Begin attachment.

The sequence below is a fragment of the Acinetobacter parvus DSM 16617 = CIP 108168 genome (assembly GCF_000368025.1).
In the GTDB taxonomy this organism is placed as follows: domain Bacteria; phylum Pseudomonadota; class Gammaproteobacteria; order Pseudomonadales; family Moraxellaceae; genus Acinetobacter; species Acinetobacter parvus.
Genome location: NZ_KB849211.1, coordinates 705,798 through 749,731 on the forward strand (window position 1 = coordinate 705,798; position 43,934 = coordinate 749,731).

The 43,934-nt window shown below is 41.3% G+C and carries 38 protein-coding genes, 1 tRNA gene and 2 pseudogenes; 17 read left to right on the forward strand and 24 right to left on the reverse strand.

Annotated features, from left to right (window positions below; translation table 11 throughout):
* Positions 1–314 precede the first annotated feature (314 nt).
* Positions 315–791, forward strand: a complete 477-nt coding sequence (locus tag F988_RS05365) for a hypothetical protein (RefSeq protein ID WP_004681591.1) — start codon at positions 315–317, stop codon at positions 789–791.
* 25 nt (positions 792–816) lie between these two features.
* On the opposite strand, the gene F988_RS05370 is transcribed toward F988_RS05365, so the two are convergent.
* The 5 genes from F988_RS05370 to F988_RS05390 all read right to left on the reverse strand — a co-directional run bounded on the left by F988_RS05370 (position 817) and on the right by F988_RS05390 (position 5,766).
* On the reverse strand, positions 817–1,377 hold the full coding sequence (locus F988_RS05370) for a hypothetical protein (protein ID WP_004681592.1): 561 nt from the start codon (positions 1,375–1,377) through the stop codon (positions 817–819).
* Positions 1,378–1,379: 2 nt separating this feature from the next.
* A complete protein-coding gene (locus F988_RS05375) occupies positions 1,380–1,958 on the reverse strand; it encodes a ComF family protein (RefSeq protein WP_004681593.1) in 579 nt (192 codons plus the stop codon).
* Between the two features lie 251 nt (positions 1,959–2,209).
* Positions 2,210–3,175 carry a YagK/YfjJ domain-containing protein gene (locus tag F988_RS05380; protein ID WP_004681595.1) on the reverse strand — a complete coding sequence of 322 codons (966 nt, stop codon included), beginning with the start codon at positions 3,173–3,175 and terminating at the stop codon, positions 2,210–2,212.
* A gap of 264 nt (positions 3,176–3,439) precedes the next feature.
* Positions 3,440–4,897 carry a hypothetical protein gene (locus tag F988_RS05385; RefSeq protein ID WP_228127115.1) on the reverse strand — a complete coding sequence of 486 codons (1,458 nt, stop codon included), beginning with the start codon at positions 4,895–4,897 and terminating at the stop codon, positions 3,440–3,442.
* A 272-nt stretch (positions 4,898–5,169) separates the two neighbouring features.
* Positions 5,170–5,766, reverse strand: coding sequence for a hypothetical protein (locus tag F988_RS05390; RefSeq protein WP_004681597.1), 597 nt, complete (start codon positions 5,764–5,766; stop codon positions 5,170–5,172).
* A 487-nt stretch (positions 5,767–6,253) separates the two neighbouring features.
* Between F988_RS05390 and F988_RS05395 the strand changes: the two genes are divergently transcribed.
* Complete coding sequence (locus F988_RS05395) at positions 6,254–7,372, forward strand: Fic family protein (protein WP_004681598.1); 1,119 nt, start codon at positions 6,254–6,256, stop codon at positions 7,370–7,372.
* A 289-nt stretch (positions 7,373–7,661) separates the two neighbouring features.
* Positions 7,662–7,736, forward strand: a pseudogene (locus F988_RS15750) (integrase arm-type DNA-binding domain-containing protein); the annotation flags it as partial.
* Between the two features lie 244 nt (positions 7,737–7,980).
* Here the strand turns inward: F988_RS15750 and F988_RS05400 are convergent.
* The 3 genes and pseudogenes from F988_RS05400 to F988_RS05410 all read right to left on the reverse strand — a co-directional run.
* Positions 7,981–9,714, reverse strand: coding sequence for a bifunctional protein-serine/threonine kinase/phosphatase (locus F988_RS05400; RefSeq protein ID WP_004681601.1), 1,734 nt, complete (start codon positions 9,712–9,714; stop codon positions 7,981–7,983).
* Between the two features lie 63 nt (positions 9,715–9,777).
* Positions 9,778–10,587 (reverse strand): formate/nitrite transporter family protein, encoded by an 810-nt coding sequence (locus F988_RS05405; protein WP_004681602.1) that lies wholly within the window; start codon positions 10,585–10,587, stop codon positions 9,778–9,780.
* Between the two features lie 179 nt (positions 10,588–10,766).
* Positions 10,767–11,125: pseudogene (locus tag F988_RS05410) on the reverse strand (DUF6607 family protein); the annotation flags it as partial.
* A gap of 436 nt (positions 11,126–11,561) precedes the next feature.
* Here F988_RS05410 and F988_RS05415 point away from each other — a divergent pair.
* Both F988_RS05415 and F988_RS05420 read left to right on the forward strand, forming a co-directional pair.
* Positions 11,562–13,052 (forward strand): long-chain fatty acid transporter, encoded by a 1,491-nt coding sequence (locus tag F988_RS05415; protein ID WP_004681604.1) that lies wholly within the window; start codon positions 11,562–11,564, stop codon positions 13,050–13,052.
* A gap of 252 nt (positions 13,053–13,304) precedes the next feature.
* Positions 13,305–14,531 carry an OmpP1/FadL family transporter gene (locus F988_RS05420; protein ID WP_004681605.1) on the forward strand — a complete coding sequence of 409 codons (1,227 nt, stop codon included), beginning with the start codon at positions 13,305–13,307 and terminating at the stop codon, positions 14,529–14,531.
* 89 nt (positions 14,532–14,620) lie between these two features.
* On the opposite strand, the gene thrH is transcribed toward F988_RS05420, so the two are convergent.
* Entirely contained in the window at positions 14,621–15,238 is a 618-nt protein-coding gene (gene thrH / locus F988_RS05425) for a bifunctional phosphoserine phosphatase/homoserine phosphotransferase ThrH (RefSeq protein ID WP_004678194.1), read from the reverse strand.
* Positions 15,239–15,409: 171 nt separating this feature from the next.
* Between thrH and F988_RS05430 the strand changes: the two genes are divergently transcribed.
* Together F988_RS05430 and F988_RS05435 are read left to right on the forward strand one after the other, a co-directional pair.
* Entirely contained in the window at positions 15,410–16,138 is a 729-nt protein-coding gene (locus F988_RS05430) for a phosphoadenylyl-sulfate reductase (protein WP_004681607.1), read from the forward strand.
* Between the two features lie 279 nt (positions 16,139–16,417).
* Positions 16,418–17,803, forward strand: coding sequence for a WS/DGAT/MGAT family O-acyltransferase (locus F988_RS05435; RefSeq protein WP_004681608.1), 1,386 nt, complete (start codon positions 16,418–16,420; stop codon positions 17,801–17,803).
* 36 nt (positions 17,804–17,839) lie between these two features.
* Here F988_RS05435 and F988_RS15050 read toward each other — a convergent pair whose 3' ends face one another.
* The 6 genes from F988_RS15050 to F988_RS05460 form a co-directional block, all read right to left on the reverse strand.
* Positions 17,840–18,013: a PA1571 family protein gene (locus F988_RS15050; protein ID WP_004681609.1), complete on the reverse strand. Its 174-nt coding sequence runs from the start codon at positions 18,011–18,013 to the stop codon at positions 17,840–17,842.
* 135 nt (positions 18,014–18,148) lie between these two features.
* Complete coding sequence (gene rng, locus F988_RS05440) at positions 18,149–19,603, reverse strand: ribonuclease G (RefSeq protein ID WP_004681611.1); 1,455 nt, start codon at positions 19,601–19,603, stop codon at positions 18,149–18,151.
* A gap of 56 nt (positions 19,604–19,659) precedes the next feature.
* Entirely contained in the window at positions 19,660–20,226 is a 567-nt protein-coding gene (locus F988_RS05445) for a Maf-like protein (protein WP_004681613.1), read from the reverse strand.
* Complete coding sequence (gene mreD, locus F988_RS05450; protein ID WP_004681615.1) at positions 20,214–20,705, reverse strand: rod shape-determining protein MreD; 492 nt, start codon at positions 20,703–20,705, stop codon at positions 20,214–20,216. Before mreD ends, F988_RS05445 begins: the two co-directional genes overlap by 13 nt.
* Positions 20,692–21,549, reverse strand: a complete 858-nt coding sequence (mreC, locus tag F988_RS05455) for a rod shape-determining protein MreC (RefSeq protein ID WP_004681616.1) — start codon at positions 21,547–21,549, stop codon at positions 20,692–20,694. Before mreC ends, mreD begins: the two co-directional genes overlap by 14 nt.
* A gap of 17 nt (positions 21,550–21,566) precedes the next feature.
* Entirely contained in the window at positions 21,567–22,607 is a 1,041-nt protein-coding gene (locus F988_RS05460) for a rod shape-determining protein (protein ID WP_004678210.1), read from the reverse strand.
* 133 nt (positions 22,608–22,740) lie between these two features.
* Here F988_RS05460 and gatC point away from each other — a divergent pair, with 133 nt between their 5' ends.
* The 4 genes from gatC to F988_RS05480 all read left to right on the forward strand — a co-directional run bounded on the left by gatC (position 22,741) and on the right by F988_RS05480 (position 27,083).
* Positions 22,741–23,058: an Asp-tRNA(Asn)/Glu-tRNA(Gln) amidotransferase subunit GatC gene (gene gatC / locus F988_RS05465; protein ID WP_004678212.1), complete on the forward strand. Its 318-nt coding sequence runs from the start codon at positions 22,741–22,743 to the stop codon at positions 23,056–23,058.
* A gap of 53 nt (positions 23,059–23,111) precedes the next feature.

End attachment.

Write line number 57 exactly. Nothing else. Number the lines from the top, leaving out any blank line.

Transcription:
* Positions 20,692–21,549, reverse strand: a complete 858-nt coding sequence (mreC, locus tag F988_RS05455) for a rod shape-determining protein MreC (RefSeq protein ID WP_004681616.1) — start codon at positions 21,547–21,549, stop codon at positions 20,692–20,694. Before mreC ends, mreD begins: the two co-directional genes overlap by 14 nt.